By far one of the most crucial financial planning steps is accurately estimating retirement expenses. Correctly accounting for retirement living expenses is critical to ensuring that retirees do not outlive their money. For those already retired, there are usually few good options for creating new income sources later in life.
Getting retirement spending projections correct is both an art and a science. To deal effectively in planning for future retirement needs, a financial professional can help determine the best course of action.
Early into her teaching career, Sheila started working with a financial advisor who helped her plan ahead for a comfortable retirement. She learned that when accounting for inflation, her teacher's pension wouldn't be totally sufficient to meet her retirement lifestyle desires. Approximately twelve years into her retirement, her expected pension income would begin to fall short of her anticipated spending needs. Because of this new information, she immediately began saving extra money each year and investing it into a diversified portfolio. As a result of consistent and careful investing, Sheila is now living her dreams in retirement.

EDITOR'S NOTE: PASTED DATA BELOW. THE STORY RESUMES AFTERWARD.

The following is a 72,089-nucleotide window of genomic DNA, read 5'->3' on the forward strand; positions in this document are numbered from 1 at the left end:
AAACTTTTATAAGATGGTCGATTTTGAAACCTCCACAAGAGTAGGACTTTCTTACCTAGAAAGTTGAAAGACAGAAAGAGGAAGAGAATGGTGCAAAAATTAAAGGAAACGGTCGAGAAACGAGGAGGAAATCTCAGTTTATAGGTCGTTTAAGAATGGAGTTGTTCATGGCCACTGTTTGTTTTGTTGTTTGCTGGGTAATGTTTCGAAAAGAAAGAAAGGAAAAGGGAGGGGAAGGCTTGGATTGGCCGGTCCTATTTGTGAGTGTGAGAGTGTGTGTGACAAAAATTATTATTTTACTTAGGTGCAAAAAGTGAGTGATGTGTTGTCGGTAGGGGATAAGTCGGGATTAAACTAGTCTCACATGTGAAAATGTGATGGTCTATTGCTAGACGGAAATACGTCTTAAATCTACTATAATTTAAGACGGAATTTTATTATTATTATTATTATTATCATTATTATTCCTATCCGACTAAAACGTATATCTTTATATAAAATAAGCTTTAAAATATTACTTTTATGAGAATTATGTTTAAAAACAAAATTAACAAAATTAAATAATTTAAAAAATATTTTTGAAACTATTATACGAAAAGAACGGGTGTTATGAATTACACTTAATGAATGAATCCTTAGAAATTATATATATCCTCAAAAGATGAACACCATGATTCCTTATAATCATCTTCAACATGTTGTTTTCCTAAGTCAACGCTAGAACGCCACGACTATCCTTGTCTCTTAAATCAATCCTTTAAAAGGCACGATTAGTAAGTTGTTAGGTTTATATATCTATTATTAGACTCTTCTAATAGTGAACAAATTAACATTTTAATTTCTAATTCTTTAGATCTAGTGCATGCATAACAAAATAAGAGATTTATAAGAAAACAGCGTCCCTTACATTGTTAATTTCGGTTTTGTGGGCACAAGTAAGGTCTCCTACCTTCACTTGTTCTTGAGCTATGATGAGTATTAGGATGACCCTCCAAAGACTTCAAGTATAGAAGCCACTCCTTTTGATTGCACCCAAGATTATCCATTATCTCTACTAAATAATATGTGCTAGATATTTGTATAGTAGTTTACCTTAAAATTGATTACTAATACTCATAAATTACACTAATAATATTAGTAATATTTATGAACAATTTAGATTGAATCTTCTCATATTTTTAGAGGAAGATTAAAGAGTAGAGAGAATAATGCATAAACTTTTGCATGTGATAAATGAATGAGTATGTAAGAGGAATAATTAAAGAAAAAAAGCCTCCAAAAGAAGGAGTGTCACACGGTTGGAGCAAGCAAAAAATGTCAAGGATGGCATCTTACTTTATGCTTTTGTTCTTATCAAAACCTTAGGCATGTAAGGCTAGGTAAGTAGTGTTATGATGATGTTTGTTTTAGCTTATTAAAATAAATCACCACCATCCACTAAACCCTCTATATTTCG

In planning for retirement expenses, the first step is defining the full scope of future living costs. Some expenses are obvious: rent or mortgage costs, food, utilities and all the other basic types of household expenses. Other expenses are harder to identify. The list should also include extra costs for travel (cruises) & gifts (helping grandchildren with education expenses) and there needs to be a plan to deal with possible health care issues encountered during retirement.
The biggest question mark for the vast majority of Canadian retirees will be their health care expenses. With provincial health care plans only providing basic coverage, the available services may not equal the level of care expected or desired. Also, with long term care options, many retirees prefer to live at home for as long as possible. If full-time care is needed, the monthly costs can be quite burdensome if there wasn't any plan in place that anticipated these types of expenses.
Once a full accounting of all anticipated retirement expenses is completed, the 'art' begins with trying to predict the future costs as a whole. The single largest factor in future spending projections is the effect of inflation (the rising cost of goods and services) during the remainder of a person's life. Most people understand that prices tend to gradually rise over time, but they are often quite shocked at how inflation effects their future income needs. If living costs rise about 3% per year, it means that the costs of most goods would double in 20 years. The greatest difficulty lies with the fact that the cost of some goods and services may increase at a faster rate than inflation.
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